story is set of fascinating legends, mythology and conspiracy
theories that have grown up over the last half century, or so
about the Nazis, secret weapons and UFOs.
We have several pages about German secret weapons
programs here at the Museum including one that covers the idea
that the Nazis built flying saucers (See Flying
Saucers and the Third Reich). It seems likely that the
Germans during World War II actually did do some experimentation
with disc-shaped aircraft. After all, so did the Americans. The
legend runs even deeper than that, however. Rudolf Lusar, a former
German army technician, wrote a book in the 1950 entitled German
Secret Weapons of World War II. Most of the book delt with
acknowledged advances like the V-1 and V-2 missiles, but one chapter
on "wonder weapons" suggested that the Nazis had actually tested
a flying saucer shaped aircraft that could fly faster than the
speed of sound. A feat that was not matched by the Americans until
Nazi supporter Ernst Zündel's book UFOs: Nazi
Secret Weapons? added to this myth by suggesting Hitler might
have escaped at the end of the war via U-boat to a secret base
in Antarctica where German flying saucers operated. Zündel even
tried to get money to outfit an expedition to the South Pole to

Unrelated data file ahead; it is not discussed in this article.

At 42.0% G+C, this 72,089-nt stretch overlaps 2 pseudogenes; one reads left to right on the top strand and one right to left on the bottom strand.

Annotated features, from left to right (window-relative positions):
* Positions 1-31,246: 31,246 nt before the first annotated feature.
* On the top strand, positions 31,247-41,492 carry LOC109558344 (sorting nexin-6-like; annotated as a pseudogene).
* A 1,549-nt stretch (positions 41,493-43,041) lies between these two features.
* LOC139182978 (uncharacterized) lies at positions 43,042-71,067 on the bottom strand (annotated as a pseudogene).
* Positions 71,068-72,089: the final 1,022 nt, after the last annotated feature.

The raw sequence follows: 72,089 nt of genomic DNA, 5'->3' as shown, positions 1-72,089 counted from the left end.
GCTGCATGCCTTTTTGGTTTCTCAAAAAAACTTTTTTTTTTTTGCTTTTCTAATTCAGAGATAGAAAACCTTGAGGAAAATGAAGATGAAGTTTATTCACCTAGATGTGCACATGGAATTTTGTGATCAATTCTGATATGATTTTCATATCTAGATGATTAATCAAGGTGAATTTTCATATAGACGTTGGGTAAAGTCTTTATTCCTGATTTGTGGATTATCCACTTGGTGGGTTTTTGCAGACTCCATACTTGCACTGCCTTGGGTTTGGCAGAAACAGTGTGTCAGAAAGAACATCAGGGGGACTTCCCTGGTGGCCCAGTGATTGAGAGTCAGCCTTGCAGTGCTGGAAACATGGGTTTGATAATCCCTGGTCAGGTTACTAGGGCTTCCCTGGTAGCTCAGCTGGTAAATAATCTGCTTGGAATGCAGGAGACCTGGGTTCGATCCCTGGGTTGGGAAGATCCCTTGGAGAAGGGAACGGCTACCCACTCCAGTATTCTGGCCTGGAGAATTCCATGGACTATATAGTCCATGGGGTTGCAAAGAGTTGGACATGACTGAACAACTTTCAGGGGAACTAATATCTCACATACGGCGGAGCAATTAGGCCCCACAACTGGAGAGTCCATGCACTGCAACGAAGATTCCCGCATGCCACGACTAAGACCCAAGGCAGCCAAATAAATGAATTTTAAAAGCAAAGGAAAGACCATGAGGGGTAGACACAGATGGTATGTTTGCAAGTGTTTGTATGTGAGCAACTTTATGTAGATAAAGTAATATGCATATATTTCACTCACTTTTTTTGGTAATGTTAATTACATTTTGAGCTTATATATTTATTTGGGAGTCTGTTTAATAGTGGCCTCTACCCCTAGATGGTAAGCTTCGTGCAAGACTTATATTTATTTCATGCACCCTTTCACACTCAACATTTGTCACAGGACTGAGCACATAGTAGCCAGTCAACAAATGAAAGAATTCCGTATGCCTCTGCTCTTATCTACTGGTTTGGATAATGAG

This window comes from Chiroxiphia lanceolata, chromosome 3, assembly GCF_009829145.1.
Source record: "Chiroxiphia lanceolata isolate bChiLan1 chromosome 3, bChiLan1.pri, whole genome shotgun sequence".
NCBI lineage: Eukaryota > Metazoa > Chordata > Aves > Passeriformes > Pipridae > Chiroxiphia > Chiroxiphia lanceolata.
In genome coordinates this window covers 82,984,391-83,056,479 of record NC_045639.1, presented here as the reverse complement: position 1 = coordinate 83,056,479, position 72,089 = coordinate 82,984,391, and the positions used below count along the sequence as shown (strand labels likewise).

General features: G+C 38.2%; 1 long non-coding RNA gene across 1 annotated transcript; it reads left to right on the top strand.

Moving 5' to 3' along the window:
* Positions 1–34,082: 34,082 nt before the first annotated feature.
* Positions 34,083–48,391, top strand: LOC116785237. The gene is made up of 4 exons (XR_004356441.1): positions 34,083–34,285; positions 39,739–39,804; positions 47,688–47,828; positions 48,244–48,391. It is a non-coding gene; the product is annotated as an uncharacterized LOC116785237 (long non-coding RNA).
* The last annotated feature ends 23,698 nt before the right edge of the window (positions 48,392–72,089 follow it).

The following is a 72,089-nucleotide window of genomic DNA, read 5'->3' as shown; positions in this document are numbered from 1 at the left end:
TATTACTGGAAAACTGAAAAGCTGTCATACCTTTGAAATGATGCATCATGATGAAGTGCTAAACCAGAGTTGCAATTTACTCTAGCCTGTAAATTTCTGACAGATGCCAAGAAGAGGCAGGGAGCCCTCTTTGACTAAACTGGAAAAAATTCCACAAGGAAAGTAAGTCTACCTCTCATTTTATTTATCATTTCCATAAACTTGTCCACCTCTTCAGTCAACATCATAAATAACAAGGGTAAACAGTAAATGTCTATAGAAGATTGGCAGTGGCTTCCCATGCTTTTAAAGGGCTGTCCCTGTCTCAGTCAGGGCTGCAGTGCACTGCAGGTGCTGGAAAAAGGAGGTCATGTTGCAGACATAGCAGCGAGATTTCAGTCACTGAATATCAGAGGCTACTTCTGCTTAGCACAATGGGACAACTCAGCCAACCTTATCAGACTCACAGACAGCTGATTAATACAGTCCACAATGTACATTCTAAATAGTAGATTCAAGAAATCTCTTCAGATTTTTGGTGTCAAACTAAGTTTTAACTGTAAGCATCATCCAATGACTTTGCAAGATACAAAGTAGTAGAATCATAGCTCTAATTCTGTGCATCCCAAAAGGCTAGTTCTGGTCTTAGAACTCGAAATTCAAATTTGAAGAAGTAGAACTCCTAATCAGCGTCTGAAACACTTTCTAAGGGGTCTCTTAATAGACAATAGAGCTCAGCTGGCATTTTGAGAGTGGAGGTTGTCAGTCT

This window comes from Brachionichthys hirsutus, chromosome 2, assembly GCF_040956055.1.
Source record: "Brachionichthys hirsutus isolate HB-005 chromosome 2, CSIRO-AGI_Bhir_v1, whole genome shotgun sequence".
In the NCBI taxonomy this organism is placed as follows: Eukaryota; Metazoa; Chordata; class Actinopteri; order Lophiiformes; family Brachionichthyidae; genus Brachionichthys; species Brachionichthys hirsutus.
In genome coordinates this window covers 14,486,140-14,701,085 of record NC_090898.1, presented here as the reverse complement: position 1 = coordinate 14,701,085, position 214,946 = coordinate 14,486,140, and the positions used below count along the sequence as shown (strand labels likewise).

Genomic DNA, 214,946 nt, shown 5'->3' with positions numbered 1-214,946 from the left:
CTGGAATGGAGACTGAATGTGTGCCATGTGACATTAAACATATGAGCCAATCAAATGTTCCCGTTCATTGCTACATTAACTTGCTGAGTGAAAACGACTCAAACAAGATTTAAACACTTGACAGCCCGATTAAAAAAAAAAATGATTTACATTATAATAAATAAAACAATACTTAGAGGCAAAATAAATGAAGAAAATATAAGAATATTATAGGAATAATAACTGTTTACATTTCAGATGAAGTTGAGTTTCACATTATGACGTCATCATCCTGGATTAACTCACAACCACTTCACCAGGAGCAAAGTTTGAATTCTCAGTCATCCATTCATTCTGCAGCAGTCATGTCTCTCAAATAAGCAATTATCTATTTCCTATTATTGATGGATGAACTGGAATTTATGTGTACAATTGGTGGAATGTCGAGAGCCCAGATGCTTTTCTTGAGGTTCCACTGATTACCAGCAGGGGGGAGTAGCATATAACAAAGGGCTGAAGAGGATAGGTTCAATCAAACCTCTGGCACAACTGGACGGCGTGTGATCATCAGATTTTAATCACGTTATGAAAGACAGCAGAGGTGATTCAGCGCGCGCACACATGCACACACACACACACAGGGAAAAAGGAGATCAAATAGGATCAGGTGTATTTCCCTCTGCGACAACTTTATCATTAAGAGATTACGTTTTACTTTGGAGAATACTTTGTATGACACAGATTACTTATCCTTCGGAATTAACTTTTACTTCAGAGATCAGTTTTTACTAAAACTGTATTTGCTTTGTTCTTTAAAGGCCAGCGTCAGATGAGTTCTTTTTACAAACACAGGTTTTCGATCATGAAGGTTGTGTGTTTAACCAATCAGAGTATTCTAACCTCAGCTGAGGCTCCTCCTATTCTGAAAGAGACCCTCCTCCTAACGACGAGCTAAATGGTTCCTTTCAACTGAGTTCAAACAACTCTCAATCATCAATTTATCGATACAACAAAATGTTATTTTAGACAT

find the entrance to the secret underground base (located in a
hollow Earth), though his fund raising attempts looked more like
a scam than a serious investigation.
Some people even speculate that the Nazi's, before
the end of the war, discovered how to create anti-gravity fields
and an endless source of power based on quantum vacuum zero point
energy. Nick Cook, the aviation editor at Jane's Defense Weekly
took this possibility seriously in his book The Hunt for Zero
Point. (The Hans Kammler mentioned in the Iron Sky
back story was a real person and figures prominently in Cook's
Sky script mines the conspirecy theories surrounding
German UFO's from World War II. (Copyright
Lee Krystek, 2008)
I'm rather skeptical of all of this, but the story
of Nazi's building flying saucers, establishing secret bases in
the Antarctic, and discovering anti-gravity I think is a fertile
ground for a fictional adventure book or movie. I have to admit
I even put together an outline for a book based on the idea of
a secret Nazi empire developing powerful flying saucer weapons
in preparation for a new assault on the United States, though
I placed my Nazi stronghold in an underground location, rather
than the far side of the moon like Iron Sky does.
Even though I put the book on the shelf in favor
of finishing my juvenile novel Cardboard
Submarine, I still have a soft spot for the idea of Nazis
returning in flying saucers to threaten the free world anew. So
I greatly look forward to see what Vuorensola and his henchmen
will come up with.
Way of Making a Movie
What is interesting about Iron Sky isn't
just the subject matter. Vuorensola and his compatriots have really
gone about making this movie in a way totally unlike what you
would get with a Hollywood production. When you visit the Iron
Sky website (www.ironsky.net)
there are ways you can actually participate in the production.
The first is to register in a section called "They Demand Iron
Sky." This is a Google Map where you can sign up to request any
potential distributers of the film to release it in your local